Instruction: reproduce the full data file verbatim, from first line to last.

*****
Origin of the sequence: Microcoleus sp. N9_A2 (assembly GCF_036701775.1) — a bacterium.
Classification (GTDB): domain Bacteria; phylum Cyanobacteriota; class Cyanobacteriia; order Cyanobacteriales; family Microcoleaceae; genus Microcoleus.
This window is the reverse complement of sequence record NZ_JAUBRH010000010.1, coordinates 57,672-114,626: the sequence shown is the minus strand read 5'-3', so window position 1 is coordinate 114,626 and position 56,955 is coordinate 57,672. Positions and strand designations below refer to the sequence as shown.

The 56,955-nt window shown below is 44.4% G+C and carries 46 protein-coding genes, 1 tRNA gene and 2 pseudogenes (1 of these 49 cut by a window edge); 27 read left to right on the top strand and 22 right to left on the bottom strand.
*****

Origin of the sequence: Microcoleus sp. N9_A2 (assembly GCF_036701775.1) — a bacterium.
Classification (GTDB): domain Bacteria; phylum Cyanobacteriota; class Cyanobacteriia; order Cyanobacteriales; family Microcoleaceae; genus Microcoleus.
This window is the reverse complement of sequence record NZ_JAUBRH010000010.1, coordinates 57,672-114,626: the sequence shown is the minus strand read 5'-3', so window position 1 is coordinate 114,626 and position 56,955 is coordinate 57,672. Positions and strand designations below refer to the sequence as shown.

The 56,955-nt window shown below is 44.4% G+C and carries 46 protein-coding genes, 1 tRNA gene and 2 pseudogenes (1 of these 49 cut by a window edge); 27 read left to right on the top strand and 22 right to left on the bottom strand.